I Love You More Than (Part II)
In this current series, we are affirming that we love God more than and today we will be affirming that we love God more than anyone else, even our family. Perhaps yesterday, you and your spouse celebrated Valentine’s Day and, for even the briefest of moments, you were the only two people in the world; nothing could have come before your spouse. This is God’s desire in a relationship with us, and it is Jesus’ requirement in following Him: if we are serious about our commitment to the Lord, then nothing can come ahead of Him in our hearts and lives.
The Bible has a lot to say about family, especially the importance of it. 1 Timothy 5:8 states, “But those who won’t care for their relatives, especially those in their own household, have denied the true faith. Such people are worse than unbelievers.” Family and how we love and care for our relatives is very important to God. So important that He says if we don’t care for our relatives we have denied the true faith and are worse than unbelievers. This is the only time in Scripture I can find where God says such a thing, so the importance of family to God cannot be understated. However, nothing should come before Him and Jesus makes this point in Luke 9.
“He said to another person, ‘Come, follow me.’ The man agreed, but he said, ‘Lord, first let me return home and bury my father.’ But Jesus told him, ‘Let the spiritually dead bury their own dead! Your duty is to go and preach about the Kingdom of God.’” (Luke 9:59-60)
Jesus told the man to come and follow Him but the man put something ahead of Jesus. If Jesus calls you and your first response is “okay, but first,” then there’s a problem. If you’re a parent, you know how irritating the word “but” can be. You tell your child to do something and they respond with “okay, but first.” We want our children to listen and obey the first time and without talking back because talking back is a sign of disrespect. This is what happened with Jesus and this man. Jesus told him to do something, “follow me,” and his response was to talk back. In verse 60 Jesus pointed out that nothing comes before Him and God’s purpose for us.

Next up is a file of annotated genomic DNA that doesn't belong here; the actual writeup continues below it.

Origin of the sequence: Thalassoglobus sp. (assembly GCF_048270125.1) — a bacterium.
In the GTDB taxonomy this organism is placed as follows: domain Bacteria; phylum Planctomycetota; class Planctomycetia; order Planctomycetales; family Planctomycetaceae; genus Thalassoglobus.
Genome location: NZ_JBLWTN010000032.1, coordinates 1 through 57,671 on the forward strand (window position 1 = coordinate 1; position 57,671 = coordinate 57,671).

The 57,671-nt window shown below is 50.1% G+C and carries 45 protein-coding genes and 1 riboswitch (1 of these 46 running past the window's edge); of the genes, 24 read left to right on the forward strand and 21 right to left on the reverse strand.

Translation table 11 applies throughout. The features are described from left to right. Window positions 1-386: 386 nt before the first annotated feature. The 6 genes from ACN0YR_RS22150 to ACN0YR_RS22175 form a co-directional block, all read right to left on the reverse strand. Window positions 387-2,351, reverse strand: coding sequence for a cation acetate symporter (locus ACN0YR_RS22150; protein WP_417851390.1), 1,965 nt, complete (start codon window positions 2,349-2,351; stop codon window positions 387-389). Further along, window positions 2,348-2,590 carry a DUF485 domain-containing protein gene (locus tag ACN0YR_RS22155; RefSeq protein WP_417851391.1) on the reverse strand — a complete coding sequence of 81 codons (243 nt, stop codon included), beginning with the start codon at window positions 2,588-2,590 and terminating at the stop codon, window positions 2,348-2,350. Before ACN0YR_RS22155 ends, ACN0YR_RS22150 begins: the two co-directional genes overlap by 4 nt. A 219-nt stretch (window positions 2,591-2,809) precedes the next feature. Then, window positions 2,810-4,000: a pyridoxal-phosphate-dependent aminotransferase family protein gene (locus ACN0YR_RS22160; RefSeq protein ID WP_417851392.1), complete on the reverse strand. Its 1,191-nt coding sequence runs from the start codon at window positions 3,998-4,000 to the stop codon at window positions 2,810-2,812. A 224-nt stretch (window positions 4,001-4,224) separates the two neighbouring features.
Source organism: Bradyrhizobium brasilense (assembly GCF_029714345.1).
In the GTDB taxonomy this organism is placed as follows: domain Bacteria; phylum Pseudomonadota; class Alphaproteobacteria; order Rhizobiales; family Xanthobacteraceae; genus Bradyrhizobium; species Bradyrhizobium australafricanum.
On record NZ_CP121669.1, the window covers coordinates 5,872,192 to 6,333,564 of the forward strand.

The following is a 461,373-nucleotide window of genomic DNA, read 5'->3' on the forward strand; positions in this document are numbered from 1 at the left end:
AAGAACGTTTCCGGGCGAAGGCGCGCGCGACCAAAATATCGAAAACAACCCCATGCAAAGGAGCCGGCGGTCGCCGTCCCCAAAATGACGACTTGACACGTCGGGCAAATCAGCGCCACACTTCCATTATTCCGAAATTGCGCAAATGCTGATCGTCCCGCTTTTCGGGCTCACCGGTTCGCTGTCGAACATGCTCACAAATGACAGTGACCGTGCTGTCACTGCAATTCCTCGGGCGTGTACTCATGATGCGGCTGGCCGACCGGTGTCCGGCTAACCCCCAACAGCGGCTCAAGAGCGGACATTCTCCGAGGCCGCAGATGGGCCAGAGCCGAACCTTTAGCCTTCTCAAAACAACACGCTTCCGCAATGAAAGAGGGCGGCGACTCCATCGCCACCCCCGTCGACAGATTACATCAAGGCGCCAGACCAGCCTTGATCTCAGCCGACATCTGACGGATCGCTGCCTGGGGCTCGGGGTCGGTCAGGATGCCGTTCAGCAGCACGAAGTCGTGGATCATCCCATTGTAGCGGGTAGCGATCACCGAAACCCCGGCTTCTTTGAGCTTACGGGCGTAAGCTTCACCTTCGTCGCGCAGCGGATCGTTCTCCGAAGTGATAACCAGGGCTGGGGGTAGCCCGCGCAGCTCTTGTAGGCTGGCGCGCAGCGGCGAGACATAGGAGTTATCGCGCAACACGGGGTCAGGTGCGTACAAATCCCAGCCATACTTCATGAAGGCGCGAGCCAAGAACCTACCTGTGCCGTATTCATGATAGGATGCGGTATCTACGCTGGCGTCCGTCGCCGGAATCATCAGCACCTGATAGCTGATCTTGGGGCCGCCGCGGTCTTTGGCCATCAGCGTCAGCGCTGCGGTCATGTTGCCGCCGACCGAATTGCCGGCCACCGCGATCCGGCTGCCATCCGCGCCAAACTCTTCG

“Another said, ‘Yes, Lord, I will follow you, but first let me say good-bye to my family.’ But Jesus told him, ‘Anyone who puts a hand to the plow and then looks back is not fit for the Kingdom of God.’” (Luke 9:61-62)
Jesus got another “but first” response. I like what Tim Keller writes about this passage:
“Anyone who plows a field must be completely focused on plowing. And following Jesus is no different, ‘My disciple has to be utterly focused on me.’ By the way, ‘fit for the kingdom’ is an unfortunate translation; the word there means ‘useful.’ You might think he’s saying, “Unless you’re totally committed, you don’t qualify for my kingdom.” Of course no one qualifies for Jesus’ kingdom. It’s all by grace. He’s saying: Unless delighting Jesus, resembling him, serving him, and knowing him is your highest priority, the healing power of the kingdom of God will not be flowing through you. You will not be a useful vehicle for it.”
Jesus is being very clear; it’s all or nothing. If you want to follow Jesus, it must be a full commitment; nothing can come before Him, not even our family.
Nabeel Qureshi was one of the most outspoken apologists of modern day. He was born in California to Pakistani immigrants and his upbringing was centered on Islam. By the age of 5, Nabeel had read the entire Qur’an and memorized many chapters. Nabeel met a fellow student in college named David Wood who was a devout Christian, and hoped to become an apologist. The two became friends and often debated each other over several years. Nabeel was open to investigating David’s claims about Christianity and came to the conclusion that “he could not reasonably hold to the idea that Muhammad is the greatest of prophets and history’s most perfect man.”
The final evidence that convinced Nabeel of Christianity’s truth were three vivid dreams. After the dreams, Nabeel sought out knowledgeable Muslims who could answer the arguments against Islam but Nabeel found that the arguments for Islam “were far from approaching the strength of the case for Christianity.” Nabeel speaks about his conversion and what it cost:
“I began reading fervently, reaching Matthew 10:37, which taught me that I must love God more than my mother and father. ‘But Jesus,’ I said, ‘accepting you would be like dying. I will have to give up everything.’ The next verses spoke to me, saying, He who does not take his cross and follow after me is not worthy of me. He who has found his life will lose it, and he who has lost his life for my sake will find it.(…) A few days later, the two people I loved most in this world were shattered by my betrayal. To this day my family is broken by the decision I made, and it is excruciating every time I see the cost I had to pay.” 
Nabeel had to give up his family to follow Jesus. Loving God more than your family probably won’t mean losing your family like it did for Nabeel, but we must love God in the same way: with nothing less than all our heart, mind, and soul. Remember God’s love for us, that He did not hesitate to give up His son to save us. Affirm today that you love God more than anyone else, that He comes first in your life, and that you will go about His work without looking back.
May the grace of the Lord Jesus Christ, the love of God, and the fellowship of the Holy Spirit be with you all.